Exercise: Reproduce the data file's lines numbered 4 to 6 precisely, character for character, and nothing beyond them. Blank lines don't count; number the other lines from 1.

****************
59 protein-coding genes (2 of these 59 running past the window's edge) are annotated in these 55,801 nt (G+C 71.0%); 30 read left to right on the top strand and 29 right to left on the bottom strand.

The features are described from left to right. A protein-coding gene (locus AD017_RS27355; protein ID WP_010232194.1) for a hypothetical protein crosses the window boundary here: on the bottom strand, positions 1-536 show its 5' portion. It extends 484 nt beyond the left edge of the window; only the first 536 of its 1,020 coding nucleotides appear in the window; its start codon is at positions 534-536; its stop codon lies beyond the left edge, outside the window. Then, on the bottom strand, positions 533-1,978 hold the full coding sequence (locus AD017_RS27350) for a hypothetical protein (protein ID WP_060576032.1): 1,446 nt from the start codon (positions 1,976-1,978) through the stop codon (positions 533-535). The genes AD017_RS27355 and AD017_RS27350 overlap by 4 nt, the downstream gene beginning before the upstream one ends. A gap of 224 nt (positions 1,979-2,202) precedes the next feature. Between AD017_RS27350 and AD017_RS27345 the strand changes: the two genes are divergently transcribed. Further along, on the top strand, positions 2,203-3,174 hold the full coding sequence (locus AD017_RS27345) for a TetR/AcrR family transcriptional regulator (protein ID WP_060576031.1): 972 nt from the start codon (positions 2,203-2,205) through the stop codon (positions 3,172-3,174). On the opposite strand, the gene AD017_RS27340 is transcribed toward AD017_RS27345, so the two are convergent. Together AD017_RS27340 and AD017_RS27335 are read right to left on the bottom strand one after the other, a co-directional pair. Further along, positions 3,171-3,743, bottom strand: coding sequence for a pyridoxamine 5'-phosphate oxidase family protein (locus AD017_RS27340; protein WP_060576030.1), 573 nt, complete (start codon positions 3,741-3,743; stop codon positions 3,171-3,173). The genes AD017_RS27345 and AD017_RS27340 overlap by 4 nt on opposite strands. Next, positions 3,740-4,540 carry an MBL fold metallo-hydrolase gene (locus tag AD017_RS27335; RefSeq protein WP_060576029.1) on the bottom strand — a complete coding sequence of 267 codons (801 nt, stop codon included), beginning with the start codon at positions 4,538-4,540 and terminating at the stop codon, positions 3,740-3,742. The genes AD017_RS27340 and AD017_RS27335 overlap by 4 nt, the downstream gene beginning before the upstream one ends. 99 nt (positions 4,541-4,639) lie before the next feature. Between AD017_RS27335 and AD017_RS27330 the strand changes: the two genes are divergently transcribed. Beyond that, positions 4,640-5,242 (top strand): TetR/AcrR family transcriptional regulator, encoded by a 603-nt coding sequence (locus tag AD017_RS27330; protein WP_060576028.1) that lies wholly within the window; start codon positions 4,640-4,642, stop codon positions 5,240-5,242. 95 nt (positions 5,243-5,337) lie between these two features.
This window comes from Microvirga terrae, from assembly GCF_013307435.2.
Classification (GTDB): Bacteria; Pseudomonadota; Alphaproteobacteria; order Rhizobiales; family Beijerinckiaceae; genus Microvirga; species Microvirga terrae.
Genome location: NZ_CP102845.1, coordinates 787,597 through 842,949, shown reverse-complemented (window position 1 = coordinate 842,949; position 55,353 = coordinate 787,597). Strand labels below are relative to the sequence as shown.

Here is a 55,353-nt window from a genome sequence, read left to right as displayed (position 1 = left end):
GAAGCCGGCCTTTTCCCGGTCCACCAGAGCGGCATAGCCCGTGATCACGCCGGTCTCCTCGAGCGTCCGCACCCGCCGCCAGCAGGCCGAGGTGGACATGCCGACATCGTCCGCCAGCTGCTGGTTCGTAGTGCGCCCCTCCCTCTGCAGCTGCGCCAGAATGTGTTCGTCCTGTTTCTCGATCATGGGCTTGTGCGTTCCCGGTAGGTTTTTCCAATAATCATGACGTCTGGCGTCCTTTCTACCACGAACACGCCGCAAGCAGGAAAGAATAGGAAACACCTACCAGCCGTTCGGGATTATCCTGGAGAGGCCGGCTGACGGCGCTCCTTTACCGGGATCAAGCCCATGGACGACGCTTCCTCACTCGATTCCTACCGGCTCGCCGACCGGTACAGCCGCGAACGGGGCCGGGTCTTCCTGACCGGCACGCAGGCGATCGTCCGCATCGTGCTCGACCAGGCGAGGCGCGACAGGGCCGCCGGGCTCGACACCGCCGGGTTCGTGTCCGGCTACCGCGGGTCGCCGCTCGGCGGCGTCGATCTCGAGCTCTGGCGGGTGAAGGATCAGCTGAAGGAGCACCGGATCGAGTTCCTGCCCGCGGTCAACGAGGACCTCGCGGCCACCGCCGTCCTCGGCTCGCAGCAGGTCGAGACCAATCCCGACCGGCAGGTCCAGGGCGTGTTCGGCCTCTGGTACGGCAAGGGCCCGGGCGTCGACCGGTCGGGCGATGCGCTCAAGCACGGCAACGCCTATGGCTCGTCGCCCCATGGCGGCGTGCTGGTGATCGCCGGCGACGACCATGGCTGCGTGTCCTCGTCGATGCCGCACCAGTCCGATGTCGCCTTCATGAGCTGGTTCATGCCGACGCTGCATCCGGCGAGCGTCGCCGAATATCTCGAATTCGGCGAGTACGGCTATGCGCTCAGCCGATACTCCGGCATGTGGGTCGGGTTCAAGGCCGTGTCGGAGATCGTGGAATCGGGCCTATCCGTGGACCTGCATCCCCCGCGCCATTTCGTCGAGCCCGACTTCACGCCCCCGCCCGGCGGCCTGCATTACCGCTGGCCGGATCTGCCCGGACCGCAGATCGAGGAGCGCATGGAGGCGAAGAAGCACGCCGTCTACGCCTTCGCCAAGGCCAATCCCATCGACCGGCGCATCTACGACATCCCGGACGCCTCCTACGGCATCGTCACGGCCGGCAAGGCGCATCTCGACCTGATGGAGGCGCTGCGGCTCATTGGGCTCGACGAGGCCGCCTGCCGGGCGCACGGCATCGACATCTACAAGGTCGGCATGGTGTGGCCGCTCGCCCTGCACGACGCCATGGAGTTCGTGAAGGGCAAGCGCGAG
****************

Classification (GTDB): Bacteria; Pseudomonadota; Alphaproteobacteria; order Rhizobiales; family Beijerinckiaceae; genus Microvirga; species Microvirga terrae.
Genome location: NZ_CP102845.1, coordinates 787,597 through 842,949, shown reverse-complemented (window position 1 = coordinate 842,949; position 55,353 = coordinate 787,597). Strand labels below are relative to the sequence as shown.

Here is a 55,353-nt window from a genome sequence, read left to right as displayed (position 1 = left end):